That moment exhausted nature entered a protest. He vomited. Feeling somewhat better, he again proceeded. The high excitement of the previous day was no longer present to sustain him. He became painfully conscious of his wounds. Poisoned nettles irritated his flesh. Thorns and briers stuck in his legs. Swarms of flies hovered about the festering sores. Millions of mosquitoes feasted on him, lingering, hurrying, or pausing with their victim. Sleep was impossible. His only defense was the piece of quilt, and a handful of bushes which he carried.
On the third day about three o'clock he found some raspberries. This was the first food he had eaten since the morning before his escape. He was not hungry, but extremely weak. Yet he had strength enough to swim the Muskingum at a point where it was two hundred yards wide. On the fourth day he found two small crawfish, and ate them. The next night he came within five miles of Wheeling. During the whole time he had not slept one moment. When opposite Wheeling he saw a man on the other side of the river, and called to him. The stranger, however, was not disposed to venture over at the bidding of such a wild and suspicious looking character as Slover.
At length, by earnest persuasion, and by naming varus persons in the expedition, known to the stranger, the latter came to Slover's help. The trials of the fugitive were over. In a few days he was able to make his way home. Such were the powers of endurance and recuperation of the iron frames of the pioneers.
Such were Slover's adventures. What had become of James Paull? He, as will be remembered, had made his escape into the woods at the moment of Slover's capture. He was pursued by two Indians. Lamed by his burnt foot, every step gave him intolerable pain. In spite of this he outran his pursuers, seeing which they fired at him. Coming to a steep bank of a creek, he fearlessly leaped over, gun in hand. At this moment the savages lost sight of him, and either abandoned the chase or passed another way. In the descent of the precipice Paull had torn his burnt foot in a horrible manner. To enable him to proceed at all he was forced to tear a strip from his ragged pantaloons, and bind it around the injured member.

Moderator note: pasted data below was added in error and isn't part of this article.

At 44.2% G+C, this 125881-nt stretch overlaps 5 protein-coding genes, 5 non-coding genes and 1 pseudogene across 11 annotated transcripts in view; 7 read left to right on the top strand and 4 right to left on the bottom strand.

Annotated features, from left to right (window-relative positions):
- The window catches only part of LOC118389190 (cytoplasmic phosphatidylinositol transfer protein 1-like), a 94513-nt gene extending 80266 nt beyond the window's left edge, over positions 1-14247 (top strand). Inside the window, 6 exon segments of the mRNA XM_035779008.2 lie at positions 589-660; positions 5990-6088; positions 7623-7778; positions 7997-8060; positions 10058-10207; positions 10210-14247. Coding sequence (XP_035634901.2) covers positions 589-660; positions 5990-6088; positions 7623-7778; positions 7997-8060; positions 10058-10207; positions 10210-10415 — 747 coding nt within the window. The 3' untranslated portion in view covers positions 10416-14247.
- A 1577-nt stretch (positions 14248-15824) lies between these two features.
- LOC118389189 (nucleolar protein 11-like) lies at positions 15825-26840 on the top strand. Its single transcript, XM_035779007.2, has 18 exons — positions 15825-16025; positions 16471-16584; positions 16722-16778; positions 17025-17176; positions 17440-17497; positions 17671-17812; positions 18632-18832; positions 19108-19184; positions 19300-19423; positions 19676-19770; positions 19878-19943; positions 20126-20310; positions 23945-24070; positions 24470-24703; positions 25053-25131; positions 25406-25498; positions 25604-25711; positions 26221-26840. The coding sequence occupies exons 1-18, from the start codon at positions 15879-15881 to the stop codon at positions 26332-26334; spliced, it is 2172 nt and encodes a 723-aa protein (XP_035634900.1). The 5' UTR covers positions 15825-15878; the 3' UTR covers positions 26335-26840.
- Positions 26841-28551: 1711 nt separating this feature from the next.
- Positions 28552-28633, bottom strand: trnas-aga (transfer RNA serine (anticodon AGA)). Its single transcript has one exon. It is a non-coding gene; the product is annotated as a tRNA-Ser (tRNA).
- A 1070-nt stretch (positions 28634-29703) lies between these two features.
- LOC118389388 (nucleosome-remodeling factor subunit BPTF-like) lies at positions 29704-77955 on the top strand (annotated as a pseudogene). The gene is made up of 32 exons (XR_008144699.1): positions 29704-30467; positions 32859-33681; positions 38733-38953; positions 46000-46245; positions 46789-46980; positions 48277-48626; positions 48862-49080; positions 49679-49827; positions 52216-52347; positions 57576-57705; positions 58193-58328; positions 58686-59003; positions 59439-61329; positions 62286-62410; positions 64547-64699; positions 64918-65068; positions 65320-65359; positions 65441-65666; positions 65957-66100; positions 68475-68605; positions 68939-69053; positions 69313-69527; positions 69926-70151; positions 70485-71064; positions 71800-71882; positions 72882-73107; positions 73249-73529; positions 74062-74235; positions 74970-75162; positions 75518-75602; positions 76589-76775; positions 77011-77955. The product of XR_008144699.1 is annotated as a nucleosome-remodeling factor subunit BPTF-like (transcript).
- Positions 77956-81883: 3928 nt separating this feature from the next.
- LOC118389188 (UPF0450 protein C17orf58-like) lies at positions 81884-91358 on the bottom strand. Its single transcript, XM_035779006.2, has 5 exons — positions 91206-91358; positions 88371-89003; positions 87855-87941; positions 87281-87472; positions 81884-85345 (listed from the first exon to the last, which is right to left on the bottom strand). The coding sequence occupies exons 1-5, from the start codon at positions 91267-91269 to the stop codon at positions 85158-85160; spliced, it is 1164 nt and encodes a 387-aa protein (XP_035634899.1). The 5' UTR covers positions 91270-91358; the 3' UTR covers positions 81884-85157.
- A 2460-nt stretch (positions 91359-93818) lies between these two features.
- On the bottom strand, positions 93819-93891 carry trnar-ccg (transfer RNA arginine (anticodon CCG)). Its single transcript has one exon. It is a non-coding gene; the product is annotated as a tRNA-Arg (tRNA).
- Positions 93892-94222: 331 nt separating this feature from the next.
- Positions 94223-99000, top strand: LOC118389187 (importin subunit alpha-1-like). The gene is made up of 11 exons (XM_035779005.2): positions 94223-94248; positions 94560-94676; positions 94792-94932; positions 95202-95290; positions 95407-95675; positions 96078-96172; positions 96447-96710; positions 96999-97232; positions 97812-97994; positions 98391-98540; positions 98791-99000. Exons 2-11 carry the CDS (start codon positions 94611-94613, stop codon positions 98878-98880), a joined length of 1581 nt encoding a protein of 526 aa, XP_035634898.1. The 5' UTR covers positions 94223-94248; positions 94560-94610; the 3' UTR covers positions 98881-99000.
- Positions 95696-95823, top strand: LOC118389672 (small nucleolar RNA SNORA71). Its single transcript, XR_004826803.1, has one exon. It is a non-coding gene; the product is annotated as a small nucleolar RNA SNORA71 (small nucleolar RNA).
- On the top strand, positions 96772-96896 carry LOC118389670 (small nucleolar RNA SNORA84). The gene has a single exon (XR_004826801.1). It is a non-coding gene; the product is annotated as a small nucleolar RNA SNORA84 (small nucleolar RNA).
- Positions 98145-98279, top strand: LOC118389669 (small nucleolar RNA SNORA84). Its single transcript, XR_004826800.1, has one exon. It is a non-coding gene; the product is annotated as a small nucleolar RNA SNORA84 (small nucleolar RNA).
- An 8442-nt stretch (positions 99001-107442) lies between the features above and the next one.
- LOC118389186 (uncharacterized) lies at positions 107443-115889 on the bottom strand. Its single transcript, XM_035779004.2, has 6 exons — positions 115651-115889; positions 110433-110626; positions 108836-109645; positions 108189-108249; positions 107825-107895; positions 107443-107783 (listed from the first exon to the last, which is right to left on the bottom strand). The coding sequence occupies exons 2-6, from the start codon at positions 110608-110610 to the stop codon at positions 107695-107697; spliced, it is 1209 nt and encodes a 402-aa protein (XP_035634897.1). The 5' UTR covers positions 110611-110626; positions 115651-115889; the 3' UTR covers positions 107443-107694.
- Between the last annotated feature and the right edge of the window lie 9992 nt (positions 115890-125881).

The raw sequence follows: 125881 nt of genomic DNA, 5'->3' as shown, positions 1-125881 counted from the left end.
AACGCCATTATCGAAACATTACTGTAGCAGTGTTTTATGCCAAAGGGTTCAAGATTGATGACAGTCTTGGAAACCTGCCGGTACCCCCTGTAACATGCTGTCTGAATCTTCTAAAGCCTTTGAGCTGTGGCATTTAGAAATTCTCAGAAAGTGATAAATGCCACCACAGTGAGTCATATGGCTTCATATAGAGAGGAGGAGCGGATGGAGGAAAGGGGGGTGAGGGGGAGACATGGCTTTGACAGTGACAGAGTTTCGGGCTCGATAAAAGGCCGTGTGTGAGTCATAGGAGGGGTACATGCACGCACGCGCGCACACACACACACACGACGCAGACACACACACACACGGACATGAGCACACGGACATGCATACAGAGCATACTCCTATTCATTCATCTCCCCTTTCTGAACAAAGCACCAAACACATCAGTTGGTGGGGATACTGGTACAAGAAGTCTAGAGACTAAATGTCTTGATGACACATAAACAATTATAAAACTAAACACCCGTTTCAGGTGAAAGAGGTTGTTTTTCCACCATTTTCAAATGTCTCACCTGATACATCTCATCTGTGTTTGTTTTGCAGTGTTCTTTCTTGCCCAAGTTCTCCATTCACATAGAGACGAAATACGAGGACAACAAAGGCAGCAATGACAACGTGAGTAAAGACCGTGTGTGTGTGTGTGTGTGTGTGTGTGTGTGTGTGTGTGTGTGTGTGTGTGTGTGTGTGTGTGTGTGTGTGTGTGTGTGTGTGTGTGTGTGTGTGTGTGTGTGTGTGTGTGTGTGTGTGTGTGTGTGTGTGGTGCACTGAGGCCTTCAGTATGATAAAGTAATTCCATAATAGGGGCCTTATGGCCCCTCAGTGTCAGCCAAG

Paull was an experienced woodsman. To hide his trail he walked on fallen logs, traveled in circles, and, climbing trees, would crawl out to the extremity of their branches, and let himself drop. At night he slept in a hollow log. In the morning the unhappy man found his foot swollen to the size of a water bucket. He had no provisions, and was afraid to fire his gun. Nevertheless, he gathered enough wild berries to sustain life.
The second night he crawled into a crevice in a rock, making himself a bed of leaves. The next morning he saw a deer. At that moment the pangs of hunger overcame his prudence. He shot the animal. But he had no knife; he had to cut open the skin with his gun-flint, and tear off the flesh with his fingers. This he ate raw, as a fire was not to be thought of. Continuing his journey, he crossed the Muskingum, and came upon an abandoned Indian camp. Some empty kegs were lying around. In one of them he ventured to kindle a little fire and cook some venison. When he lay down to sleep the smoke protected him from the gnats and mosquitoes.